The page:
Skip to content
All news
  • All news
  • About whales & dolphins
  • Corporates
  • Create healthy seas
  • End captivity
  • Green Whale
  • Prevent bycatch
  • Prevent deaths in nets
  • Science
  • Scottish Dolphin Centre
  • Stop whaling
  • Stranding
Icelandic hunting vessels in port

Whaling boat kept in port after more hunt cruelty exposed

Icelandic whale hunting fleet One of the whaling boats involved in the latest hunts in...
Commerson's dolphin

New Important Marine Mammal Areas added to global ocean conservation list

Commerson's dolphin Experts from a number of countries have mapped out a new set of...
Fin whale shot with two harpoons

Whalers kill just days after Iceland’s hunt suspension is lifted

Whalers in Iceland have claimed their first victims since the lifting (just a few days...
Fin whale

Icelandic government lifts suspension on cruel hunts

The Icelandic government is to allow fin whales to be hunted again after lifting a...

Latest UK report highlights lack of action to stop hundreds of dolphins dying in fishing nets

The latest report on the numbers of dolphins and porpoises killed in fishing nets and gear in waters around the UK reveals the estimated total caught accidentally by the UK fishing industry is still alarming high, and highlights that too little is being done to stop these unnecessary deaths.

The report, released by Defra (Department for Environment, Food and Rural Affairs) estimates that 285 common dolphins were caught in UK gillnets alone in 2016, a similar number to previous years. No estimates are provided for the numbers of dolphins accidentally caught in trawlers. In addition, about 1200-1482 porpoises were reported caught in UK gillnet fisheries, depending on whether pingers (acoustic devices attached to nets to drive marine mammals away) were in use.

As data is limited, there is a lack of confidence in the numbers of deaths that are reported. The number of stranded dolphins alone indicates real figures are likely to be far higher, particularly for common dolphins that die in large numbers in the south west of the UK and wider area each year. Dolphins are also caught in the nets of other nation’s vessels fishing in and around UK waters.

The report highlights the benefits of pinger use and reductions in porpoise deaths where they are employed in gillnets. Pingers are required on some vessels under EU regulation, but are the only method used by UK fishing fleets to reduce the numbers of marine mammals dying in nets.

Pingers will also drive porpoises away from important feeding grounds, and so there are uncertainties and concerns around their use, particularly in protected areas. In addition, the use of pingers is not fully enforced to ensure the batteries on the devices are working and appropriately set to be effective.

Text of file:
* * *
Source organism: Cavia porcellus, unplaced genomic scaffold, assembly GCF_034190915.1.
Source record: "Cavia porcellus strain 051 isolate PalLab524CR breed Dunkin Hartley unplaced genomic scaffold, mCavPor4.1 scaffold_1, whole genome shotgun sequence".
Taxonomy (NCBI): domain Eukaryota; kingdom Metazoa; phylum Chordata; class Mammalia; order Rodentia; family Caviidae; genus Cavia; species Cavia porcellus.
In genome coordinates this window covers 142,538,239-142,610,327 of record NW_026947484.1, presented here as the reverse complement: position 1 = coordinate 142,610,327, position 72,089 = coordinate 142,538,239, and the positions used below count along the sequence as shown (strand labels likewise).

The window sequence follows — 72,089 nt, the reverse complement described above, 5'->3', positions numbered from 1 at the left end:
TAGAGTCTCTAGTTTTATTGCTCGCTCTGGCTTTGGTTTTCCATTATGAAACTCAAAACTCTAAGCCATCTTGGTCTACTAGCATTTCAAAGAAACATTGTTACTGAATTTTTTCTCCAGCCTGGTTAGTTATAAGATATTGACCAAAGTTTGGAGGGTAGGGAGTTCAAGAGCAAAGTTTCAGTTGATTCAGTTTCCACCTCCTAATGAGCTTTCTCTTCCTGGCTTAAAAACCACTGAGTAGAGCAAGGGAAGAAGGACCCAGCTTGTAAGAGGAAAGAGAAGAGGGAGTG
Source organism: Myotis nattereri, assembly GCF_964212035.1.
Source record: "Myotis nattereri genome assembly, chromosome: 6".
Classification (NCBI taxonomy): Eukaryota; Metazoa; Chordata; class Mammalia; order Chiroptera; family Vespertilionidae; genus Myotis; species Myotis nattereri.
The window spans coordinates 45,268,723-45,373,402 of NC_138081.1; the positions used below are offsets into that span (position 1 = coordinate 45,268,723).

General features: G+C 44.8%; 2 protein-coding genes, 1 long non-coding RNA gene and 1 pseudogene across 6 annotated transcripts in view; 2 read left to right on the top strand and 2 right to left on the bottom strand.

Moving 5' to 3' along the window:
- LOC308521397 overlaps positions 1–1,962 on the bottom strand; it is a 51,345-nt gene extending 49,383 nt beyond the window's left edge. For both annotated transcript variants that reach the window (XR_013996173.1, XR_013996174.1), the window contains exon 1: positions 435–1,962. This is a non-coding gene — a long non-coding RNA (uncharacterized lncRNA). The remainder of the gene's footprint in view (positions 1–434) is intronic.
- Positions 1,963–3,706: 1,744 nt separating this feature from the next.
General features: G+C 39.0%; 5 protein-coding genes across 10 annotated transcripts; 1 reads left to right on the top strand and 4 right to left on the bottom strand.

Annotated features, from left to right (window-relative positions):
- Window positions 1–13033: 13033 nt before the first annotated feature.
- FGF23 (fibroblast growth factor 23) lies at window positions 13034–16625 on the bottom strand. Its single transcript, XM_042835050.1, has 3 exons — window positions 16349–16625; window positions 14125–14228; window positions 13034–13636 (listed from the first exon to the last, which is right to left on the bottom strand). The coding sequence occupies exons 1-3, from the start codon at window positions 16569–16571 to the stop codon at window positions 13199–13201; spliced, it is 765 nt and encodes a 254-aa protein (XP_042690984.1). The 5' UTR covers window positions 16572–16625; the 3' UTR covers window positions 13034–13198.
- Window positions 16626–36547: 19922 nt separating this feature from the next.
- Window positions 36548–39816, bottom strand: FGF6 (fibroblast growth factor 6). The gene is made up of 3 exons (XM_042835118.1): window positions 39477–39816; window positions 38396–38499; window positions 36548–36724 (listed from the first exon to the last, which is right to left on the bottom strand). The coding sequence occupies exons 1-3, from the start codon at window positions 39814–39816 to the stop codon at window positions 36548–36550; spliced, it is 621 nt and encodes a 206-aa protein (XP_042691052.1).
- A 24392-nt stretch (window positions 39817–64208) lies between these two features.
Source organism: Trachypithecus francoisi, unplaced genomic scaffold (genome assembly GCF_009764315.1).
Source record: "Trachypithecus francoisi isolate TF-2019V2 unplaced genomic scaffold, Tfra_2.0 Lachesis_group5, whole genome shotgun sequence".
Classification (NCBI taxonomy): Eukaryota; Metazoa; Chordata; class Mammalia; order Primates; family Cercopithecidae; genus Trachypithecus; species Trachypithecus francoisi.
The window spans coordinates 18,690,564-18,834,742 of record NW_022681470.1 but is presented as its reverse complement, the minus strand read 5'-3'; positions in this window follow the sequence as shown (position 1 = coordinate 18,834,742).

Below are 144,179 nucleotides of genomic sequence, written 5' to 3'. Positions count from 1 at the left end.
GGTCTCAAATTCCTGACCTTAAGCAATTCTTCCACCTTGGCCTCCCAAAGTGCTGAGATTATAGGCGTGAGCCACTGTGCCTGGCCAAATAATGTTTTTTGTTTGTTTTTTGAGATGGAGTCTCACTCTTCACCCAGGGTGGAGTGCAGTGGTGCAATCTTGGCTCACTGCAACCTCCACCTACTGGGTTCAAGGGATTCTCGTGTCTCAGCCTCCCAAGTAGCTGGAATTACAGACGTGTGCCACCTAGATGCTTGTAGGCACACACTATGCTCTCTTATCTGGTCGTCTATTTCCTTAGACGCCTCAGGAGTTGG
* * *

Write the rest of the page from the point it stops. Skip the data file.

‘This annual report once again shows not just an indication of how many deaths are occurring, but also how few solutions are being employed to reduce the toll’, says WDC’s Sarah Dolman. ‘Pingers are not yet proven for dolphins and, although some fishermen are using them voluntarily on gillnets deployed from small vessels and trawlers, and we wholeheartedly support all voluntary efforts to reduce dolphin and porpoise deaths, there is no requirement for this so the approach is piecemeal. We need to use all effective solutions available – and urgently where scientists have shown that bycatch levels may be having a population level effect, such as for common dolphins off the southwest.


‘Whilst the UK is following the letter of the EU law, and does more than most other member states, clearly we are not doing enough. Fisheries Minister, George Eustice has publically stated the government’s commitment to improve bycatch efforts, which is very welcome news. It is important that the UK does more to continually reduce the numbers of dolphins and porpoises dying in fishing gear each year and we look forward to working with them and the fishing industry to achieve this aim.’

 ‘These deaths have continued for decades’, says Dolman. Pingers do the job of scaring some porpoises away from nets but there are other consequences that need to be addressed. Consideration needs to be given to more sophisticated solutions like using pingers alongside other approaches including restricting fishing in certain areas of high densities of dolphins or porpoises at certain times of the year where bycatch occurs.

‘Despite the evidence and recent reviews by scientific experts and the EU Commission that monitoring and mitigation measures are not currently fit for purpose, we are concerned that bycatch measures will not be improved at the EU level, and they are clearly not doing enough to act on this either. In the UK and across the EU, we need to evaluate and increase monitoring and bycatch reduction efforts’